A New Look at Question Bridge: Black Males
When OMCA decided to re-install Question Bridge: Black Males this fall, the curatorial team reflected on how the work has evolved in the five years since it was first presented. “We had to ask questions like: What has changed since we first showed it? How do we improve upon the original experience? And why is Question Bridge: Black Males so important right now?” explains Director of Exhibition Strategy and Senior Curator of Art René de Guzman.
The five-screen video installation, created by celebrated artists Chris Johnson and Hank Willis Thomas in collaboration with Bayeté Ross Smith and Kamal Sinclair, had a highly successful run at the Museum in 2012, as part of a national presentation of the project. Visitors were deeply moved by the work, in which some 150 African American men discussed the Black male experience in the United States, with astonishing candor and vulnerability.
“Question Bridge: Black Males clearly had a profound impact on visitors,” de Guzman says. “People kept telling us that it was a honor to witness these conversations, which they’d never otherwise hear.”
With such feedback in mind, OMCA decided to rethink the visitor experience in its current installation. The Museum placed comfortable seating in the gallery, for example, so visitors could spend more time observing the installation. Additionally, subtitles were added to the videos, making them more accessible to a wider audience.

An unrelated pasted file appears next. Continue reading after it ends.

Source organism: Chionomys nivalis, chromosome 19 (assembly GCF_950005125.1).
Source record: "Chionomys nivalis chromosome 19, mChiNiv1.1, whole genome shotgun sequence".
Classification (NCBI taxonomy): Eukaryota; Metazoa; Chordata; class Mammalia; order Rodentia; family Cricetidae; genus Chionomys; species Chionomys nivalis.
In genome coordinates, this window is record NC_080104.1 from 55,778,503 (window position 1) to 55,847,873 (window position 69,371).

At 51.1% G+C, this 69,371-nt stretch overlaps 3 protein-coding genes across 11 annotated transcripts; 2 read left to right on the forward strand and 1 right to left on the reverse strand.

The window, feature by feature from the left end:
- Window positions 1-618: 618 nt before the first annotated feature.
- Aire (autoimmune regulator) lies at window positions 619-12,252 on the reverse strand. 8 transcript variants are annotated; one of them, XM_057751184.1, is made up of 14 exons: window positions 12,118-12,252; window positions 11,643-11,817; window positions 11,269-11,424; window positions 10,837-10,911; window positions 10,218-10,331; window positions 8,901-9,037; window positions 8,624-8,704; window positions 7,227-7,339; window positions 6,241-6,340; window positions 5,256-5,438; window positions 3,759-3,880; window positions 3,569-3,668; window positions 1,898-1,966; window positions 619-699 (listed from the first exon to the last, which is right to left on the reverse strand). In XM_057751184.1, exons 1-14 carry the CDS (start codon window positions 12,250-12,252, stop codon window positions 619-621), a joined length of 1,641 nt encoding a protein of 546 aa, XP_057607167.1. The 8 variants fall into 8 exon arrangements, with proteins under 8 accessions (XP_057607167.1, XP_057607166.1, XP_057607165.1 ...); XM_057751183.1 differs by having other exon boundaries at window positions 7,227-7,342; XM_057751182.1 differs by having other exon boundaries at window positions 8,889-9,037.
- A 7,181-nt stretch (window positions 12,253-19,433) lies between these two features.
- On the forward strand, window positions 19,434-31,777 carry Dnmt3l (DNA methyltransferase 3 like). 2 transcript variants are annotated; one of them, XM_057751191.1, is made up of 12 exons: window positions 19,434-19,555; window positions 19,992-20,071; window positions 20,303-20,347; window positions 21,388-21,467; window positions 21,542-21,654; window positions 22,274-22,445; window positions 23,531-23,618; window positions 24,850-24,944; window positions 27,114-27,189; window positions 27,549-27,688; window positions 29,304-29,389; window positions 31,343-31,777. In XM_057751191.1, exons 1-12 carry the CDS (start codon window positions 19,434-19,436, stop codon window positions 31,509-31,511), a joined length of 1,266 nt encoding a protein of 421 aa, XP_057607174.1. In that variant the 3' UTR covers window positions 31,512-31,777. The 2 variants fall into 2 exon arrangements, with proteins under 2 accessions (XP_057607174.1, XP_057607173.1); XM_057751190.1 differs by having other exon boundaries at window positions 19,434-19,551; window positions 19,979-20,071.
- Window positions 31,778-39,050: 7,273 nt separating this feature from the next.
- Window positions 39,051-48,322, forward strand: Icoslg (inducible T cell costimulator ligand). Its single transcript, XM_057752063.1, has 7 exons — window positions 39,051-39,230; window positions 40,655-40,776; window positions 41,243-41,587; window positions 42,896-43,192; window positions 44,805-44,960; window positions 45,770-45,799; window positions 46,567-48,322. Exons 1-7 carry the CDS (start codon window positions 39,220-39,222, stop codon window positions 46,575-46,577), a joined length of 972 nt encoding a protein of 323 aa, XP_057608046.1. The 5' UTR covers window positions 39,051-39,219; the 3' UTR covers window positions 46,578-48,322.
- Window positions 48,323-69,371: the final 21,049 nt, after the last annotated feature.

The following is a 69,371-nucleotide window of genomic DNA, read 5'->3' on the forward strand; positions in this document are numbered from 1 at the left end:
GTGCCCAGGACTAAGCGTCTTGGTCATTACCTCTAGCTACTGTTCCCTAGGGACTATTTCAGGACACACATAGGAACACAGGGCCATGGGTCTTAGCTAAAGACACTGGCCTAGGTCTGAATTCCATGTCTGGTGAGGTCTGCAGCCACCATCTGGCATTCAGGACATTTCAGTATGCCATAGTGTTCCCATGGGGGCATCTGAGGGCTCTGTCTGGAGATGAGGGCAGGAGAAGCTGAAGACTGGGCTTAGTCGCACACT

Yet perhaps the biggest difference—and a driving force in the Museum’s decision to acquire and re-install the work—is the fact that our times have changed so dramatically in the past five years. In the face of today’s polarized political and social landscape, with issues of intolerance, racism, and isolation flooding the news, Question Bridge: Black Males offers inspiring messages about the power of human connection.
“The interesting thing was that people who were not Black and not men responded to the humanity expressed in Question Bridge,” de Guzman says. “The Museum recognized the importance of showing people that conversations like this will help us understand each other better. What could be more important than that?”
Photography: Terry Lorant (René de Guzman).
Question Bridge: Black Males is sponsored by the Bay Area Video Coalition and supported in part by a grant from the Open Society Institute: Campaign for Black Male Achievement, The Tribeca Film Institute, the Sundance Film Institute’s New Frontier Story Lab, the LEF Foundation, The Center for Cultural Innovation, UPM, DualStar Digital, and The California College of the Arts; and in collaboration with transmedia production partner Innovent, Inc. and general production partner farWord, Inc.